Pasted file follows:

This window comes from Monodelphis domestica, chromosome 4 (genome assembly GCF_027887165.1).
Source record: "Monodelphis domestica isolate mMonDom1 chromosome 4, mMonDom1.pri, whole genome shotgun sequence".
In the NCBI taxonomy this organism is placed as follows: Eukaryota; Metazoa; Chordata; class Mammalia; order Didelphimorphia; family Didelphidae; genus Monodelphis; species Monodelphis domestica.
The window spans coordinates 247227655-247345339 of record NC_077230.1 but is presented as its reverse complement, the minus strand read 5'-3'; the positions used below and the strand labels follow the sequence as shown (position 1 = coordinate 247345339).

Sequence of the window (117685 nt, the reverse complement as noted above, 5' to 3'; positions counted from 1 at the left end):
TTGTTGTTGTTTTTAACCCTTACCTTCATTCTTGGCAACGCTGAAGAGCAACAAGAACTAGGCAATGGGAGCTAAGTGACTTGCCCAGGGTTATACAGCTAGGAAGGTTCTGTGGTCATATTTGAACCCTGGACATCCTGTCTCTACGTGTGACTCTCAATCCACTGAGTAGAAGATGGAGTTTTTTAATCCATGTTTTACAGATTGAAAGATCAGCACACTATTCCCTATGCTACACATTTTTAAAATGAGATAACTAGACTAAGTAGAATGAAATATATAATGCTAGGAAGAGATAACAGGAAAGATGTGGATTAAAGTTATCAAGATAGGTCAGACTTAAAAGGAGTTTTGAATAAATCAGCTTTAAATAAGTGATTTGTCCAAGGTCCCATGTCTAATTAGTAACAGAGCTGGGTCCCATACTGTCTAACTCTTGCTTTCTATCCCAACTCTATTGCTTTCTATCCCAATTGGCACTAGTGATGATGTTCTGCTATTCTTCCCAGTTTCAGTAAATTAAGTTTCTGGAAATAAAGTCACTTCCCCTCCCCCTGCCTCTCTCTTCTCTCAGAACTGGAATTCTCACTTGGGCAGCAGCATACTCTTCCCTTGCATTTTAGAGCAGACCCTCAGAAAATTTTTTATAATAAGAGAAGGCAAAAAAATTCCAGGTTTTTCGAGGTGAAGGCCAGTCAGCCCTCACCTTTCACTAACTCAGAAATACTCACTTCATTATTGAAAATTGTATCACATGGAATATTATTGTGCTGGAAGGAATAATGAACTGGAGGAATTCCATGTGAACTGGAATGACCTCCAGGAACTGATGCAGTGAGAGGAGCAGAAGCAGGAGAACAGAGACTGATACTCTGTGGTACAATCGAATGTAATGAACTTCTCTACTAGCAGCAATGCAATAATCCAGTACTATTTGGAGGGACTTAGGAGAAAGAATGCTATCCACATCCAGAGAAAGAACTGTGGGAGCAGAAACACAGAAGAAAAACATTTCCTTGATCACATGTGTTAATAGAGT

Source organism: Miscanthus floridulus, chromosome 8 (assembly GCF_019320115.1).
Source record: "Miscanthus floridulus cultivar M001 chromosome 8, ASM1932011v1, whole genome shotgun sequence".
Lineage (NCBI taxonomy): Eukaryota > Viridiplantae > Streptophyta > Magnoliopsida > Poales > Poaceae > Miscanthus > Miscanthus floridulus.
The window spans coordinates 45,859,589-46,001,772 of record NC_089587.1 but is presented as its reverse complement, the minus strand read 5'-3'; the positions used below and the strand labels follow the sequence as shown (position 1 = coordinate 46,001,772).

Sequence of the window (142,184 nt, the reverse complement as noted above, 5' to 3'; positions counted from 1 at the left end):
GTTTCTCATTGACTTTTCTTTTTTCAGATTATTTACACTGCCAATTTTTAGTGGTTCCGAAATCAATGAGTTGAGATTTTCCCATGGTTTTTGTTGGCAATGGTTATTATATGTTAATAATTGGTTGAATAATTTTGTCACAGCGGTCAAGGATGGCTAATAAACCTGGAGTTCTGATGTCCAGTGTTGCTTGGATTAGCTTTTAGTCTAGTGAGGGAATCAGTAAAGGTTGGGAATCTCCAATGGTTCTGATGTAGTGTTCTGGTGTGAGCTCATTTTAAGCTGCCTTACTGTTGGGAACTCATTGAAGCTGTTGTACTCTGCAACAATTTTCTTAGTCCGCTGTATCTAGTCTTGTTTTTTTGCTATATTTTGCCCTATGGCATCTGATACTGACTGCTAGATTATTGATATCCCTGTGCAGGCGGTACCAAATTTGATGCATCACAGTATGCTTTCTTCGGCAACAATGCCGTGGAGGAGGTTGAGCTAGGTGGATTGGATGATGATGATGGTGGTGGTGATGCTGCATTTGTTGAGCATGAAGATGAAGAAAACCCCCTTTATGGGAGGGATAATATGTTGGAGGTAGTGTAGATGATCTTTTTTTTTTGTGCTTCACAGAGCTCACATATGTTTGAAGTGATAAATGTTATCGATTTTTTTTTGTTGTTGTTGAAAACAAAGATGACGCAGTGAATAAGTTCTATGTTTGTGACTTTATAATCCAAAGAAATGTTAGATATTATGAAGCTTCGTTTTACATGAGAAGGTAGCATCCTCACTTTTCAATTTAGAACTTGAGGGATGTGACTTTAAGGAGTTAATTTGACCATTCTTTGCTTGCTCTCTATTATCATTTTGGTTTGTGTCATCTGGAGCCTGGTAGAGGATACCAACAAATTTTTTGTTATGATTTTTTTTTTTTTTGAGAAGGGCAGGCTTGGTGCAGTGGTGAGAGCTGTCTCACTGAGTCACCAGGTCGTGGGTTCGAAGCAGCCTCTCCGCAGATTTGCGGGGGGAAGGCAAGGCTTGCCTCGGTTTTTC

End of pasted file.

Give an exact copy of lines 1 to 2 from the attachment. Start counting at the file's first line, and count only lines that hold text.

This window comes from Monodelphis domestica, chromosome 4 (genome assembly GCF_027887165.1).
Source record: "Monodelphis domestica isolate mMonDom1 chromosome 4, mMonDom1.pri, whole genome shotgun sequence".